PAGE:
To counter labor shortages, North Dakota businesses contemplate immigrant options
Businesses across North Dakota are increasingly looking to attract new American immigrants and foreign workers due to challenges filling a wide spectrum of open positions in healthcare, services, manufacturing, agricultural production and child care fields.
A question looming in the minds of those coming to North Dakota, however, is whether they are wanted or not. In the case of refugees, most do not have a choice in where they end up.
After years of steady arrivals of legal immigrants, resettled refugees and temporary workers to North Dakota, numbers dramatically declined under recent federal immigration tightening, pandemic travel restrictions, and the closing of Lutheran Social Services [LSS] - a nonprofit group that had long facilitated refugee resettlement for the state. The perception is the state may not be as welcoming as it once was.
That rapid decline has left businesses in a lurch during a time of historically low unemployment and intense competition for labor both locally and nationally.
Employers in Burleigh County, for example, now have nearly 3,400 open positions to fill, according to Brian Ritter, President & CEO of the Bismarck-Mandan Chamber, up by around 400 from the year before, and are looking at all options.
“Utilizing legal immigrant labor is not necessarily a new phenomenon,” Ritter said at an interview in his Bismarck offices. “I think now what you’re seeing simply is the broader business community having to consider utilizing this labor for the first time.”
For Ritter, that has included inquiries from smaller contractors, service companies and health care providers that may have never used visa or immigration programs to ask how they can work with the federal government to fill workforce needs.
“I think more employers are opening their eyes and considering that, some for the first time,” he said.
Between 2007 and 2021, official refugee resettlement numbers in North Dakota went from a high of 563 in 2014 to a low of 19 in 2021, according to data provided by the North Dakota Department of Human Services following an information request.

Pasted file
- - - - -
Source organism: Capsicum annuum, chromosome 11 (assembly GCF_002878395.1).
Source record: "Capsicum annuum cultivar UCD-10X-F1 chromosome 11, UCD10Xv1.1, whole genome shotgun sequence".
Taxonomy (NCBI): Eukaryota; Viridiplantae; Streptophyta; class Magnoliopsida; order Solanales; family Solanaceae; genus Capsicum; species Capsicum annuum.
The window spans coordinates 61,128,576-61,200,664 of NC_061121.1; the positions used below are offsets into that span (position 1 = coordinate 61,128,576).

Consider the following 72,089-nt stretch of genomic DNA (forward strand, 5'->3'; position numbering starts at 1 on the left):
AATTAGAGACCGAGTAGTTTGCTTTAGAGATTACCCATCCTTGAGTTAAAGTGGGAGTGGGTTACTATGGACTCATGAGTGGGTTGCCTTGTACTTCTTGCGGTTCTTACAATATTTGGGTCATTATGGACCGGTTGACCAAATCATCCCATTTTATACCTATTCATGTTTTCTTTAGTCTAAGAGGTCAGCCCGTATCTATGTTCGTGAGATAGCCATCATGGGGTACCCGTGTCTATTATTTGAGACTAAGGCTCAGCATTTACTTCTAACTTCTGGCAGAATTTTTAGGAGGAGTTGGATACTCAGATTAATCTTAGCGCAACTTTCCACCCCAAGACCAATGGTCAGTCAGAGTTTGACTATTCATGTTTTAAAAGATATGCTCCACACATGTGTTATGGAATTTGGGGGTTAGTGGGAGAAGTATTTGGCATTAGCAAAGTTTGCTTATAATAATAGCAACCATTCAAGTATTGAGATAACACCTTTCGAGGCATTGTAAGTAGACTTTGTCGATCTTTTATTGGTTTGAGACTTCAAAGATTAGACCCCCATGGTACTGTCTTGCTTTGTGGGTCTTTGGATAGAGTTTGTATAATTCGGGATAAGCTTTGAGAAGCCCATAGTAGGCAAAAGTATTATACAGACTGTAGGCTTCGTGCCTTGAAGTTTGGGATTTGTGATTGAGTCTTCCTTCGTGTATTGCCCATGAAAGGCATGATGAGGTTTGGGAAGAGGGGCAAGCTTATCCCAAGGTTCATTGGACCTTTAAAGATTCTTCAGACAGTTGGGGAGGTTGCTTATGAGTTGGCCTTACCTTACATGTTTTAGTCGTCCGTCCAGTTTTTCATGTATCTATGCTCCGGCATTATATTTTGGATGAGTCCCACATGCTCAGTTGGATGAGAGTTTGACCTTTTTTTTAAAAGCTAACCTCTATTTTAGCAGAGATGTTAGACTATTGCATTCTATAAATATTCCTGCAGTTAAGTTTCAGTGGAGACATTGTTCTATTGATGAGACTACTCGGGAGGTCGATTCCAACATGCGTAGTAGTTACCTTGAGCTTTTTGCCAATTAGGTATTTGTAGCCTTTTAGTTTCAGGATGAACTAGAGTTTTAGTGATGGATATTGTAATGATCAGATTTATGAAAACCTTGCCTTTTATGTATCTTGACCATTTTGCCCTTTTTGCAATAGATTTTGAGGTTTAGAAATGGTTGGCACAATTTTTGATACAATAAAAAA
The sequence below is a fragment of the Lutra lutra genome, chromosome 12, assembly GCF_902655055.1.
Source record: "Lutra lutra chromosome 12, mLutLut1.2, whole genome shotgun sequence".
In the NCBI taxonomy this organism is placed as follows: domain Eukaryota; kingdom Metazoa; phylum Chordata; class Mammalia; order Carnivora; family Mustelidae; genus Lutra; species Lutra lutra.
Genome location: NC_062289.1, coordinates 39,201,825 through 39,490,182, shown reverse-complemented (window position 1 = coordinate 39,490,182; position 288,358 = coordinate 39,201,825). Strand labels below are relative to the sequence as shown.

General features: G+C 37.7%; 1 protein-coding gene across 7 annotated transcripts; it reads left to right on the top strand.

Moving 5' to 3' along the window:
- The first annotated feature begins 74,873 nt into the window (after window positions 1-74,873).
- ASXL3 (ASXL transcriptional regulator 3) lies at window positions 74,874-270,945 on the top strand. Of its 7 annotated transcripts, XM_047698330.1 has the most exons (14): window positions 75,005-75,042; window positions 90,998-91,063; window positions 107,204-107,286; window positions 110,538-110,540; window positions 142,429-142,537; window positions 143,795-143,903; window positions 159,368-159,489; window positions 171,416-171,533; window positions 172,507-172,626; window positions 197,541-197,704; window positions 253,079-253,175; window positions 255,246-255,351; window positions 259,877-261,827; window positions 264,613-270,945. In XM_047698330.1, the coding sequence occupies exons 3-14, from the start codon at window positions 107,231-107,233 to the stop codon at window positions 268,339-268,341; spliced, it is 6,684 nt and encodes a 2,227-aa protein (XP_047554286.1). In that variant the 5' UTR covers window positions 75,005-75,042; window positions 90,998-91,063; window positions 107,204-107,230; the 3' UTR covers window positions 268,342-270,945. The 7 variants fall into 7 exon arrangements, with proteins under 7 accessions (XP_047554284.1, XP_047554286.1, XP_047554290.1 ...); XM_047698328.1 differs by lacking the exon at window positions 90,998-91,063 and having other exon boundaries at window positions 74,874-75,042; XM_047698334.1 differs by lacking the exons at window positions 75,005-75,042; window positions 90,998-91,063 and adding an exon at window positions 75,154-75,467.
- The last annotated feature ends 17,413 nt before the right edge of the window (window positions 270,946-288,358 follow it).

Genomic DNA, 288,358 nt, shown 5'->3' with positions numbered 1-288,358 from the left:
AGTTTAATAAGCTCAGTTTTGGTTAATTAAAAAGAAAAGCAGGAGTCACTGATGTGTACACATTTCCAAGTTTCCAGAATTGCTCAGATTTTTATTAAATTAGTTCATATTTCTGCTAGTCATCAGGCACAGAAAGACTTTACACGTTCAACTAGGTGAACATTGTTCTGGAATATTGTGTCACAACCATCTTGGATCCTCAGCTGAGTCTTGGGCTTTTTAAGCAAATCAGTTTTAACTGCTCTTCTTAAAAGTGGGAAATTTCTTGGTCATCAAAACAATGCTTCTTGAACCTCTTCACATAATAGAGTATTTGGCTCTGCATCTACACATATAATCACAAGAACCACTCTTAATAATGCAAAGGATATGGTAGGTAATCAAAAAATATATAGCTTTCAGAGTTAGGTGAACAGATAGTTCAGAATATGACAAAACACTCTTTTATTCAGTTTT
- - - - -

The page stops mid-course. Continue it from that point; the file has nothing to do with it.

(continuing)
The most recent settlement has been confined to the Fargo area. Under that program, in 2021 no refugees were resettled in the Bismarck area, and just one settled in Grand Forks
Due to the closing of LSS’s North Dakota offices, no other official refugee resettlement program existed outside of Fargo since last year, where Lutheran Immigration and Refugee Service [LIRS] was able to step in to facilitate there.
“I tell people that no one enters the United States with more vetting than a refugee,” Daniel Hannaher, Field Office Director for LIRS.
“When it was first publicized that we were going to be receiving 49 Afghans, I had a call from one of our good employers who said I'll take them all,” Hannaher said. “He virtually didn't take them all, but he sure took a lot of them. We get calls on a weekly basis from employers looking for help.”
With Grand Forks County’s current unemployment rate hovering around 1.8 percent, similar needs are there. Had refugee resettlement continued at the rate before 2017, estimates are that around 500 more people would have been added to the community, according to the data showing an average of 100 resettlements per year before 2017.
“That would have been a one percent population growth for the City of Grand Forks,” Becca Cruger, Director of Workforce Development at the Grand Forks Economic Development Corporation. “[That’s] a growth of people who pay taxes, buy houses, keep companies running, and fill our schools.”
Closing and opening doors
In 2019, Burleigh County nearly became the first locality in the country to block refugees under a Trump administration executive order that required states and local governments to give written consent for resettlement.
While the 3-2 vote in December that year ended up in favor of keeping resettlement, the debate still leaves a chilly memory for some.
Ranju Dhunghana, a Bhutanese who spent most of the first 11 years of her life in a refugee camp in Nepal before being relocated to Grand Forks in 2009, hardly felt any anti-immigrant sentiment until that time.
“That’s when I learned there were so many negative comments about refugees,” she said. “I still feel like there’s negativity toward refugees. Sometimes when I look at Facebook, any time a person of color does anything wrong you can see hundreds of negative comments, like send them back to their country or stuff like that.”
Now a University of North Dakota graduate working in the health care system as an interpreter and nursing assistant, Dhunghana recently took her medical school entrance test in hopes of further advancing her medical career.